A new preservation project is underway that few in Greek America would have dreamed possible. For the first time, a group of professional specialists from around the country have undertaken to identify, collect, contextualize, preserve, and make public an integrated collection of Greek music produced in North America. The Greek Music in America Archives Project (GMAAP), a collaboration between Florida Cultural Resources, Inc. and the Archives of Traditional Music/Indiana University, is now in progress and has shifted into its second phase.
Directed by Tina Bucuvalas for Florida Cultural Resources, the project was awarded a grant by the National Endowment for the Arts/Folk and Traditional Arts Program. I will quote extensively from the grant application so that the nature and complexity of this archival venture is understood:
The Greek diaspora brought with them the many permutations of music in Greece. During the early 20th century, a flood of immigration combined with commercial record production to generate unparalleled documentation of ethnic music. From 1896 to 1942, over 1000 analog discs with Greek recordings appeared in the U.S. on labels large and small – and thousands more have since appeared. Encompassing not only traditional music from all regions, but also emerging urban genres, stylistic changes, new songs of social commentary in traditional music forms, and reflections of the daily lives of Greek immigrants, they are invaluable documents of community practices and preferences. Music was one of the most prized and enduring creations of the diaspora, and an important element for most social occasions. Greek music generated in the U.S. continues to have an enduring influence on the musical culture of Greece and other diaspora communities.
Grant funds will support the creation at the Archives of Traditional Music/Indiana University (ATM) of a comprehensive, contextualized, and publicly accessible collection of commercially released Greek music recorded in America or recorded by American companies in Greece from 1896 to 1985. The collection will encompass multiple formats, including analog discs, audiotapes, piano rolls, cylinders, and associated ephemera such as record catalogs, sheet music, or images. At this time there is no comprehensive collection of Greek recordings – and in recent years several excellent private collections were dispersed upon the collector’s death. We estimate acquisition of ca. 2000 items that fit the project scope.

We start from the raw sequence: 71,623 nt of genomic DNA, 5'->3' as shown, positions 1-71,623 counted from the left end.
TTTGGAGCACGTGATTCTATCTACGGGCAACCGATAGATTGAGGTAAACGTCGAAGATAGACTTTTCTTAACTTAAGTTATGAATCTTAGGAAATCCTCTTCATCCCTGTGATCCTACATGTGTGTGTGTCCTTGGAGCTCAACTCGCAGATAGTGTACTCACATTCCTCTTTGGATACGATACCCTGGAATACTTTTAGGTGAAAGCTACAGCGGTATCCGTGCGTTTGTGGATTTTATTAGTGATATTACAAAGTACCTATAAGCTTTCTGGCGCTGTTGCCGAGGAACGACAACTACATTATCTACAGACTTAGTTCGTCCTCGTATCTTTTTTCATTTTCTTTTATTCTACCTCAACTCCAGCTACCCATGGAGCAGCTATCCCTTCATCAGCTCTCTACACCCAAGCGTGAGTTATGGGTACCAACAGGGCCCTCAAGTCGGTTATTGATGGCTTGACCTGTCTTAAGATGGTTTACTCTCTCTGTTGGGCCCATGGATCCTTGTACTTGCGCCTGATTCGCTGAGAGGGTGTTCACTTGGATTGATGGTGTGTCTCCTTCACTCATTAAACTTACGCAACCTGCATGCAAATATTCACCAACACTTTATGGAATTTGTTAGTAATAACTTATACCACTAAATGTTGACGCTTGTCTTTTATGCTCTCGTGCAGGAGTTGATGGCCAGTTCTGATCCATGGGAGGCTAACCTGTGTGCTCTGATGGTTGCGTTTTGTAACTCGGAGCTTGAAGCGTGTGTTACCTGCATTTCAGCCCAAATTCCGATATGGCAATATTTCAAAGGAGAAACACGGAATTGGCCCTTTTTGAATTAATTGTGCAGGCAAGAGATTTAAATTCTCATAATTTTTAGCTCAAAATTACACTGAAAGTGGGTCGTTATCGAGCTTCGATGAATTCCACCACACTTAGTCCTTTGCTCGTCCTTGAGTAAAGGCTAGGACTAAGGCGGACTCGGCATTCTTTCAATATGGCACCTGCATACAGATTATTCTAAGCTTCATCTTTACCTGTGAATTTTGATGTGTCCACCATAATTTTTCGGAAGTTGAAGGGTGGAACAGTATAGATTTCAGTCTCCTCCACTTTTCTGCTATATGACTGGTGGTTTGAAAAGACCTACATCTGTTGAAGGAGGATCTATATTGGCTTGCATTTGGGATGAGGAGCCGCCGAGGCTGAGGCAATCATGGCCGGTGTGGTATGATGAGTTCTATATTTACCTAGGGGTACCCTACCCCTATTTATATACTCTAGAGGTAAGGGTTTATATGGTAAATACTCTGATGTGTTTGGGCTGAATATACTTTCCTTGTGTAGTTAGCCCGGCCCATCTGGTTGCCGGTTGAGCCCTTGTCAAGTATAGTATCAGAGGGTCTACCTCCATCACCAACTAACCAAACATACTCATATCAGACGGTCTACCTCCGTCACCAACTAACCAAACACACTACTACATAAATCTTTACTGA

People of all ages and backgrounds may benefit from the increased knowledge about the history and development of Greek music in America, but for some there will be greater benefits. The intended audiences for project results include Greek Americans and Greeks with an interest in their musical and social history, folklorists, anthropologists, ethnomusicologists, Modern Greek studies scholars, world music enthusiasts, music archivists and historians, and others…Scholars in Greece have already expressed strong interest in the development of this collection, which will provide them with a needed resource to extend their knowledge of the development of Greek music in the diaspora…For them and for other scholars and enthusiasts, the collection could provide the groundwork for many future publications.
Among the potential audiences named above, there are between 1.3 and 3 million Greek Americans in the U.S. They constitute the project’s primary community base, and for them the project will have particular importance because they will be able to more easily access and learn more about their musical history…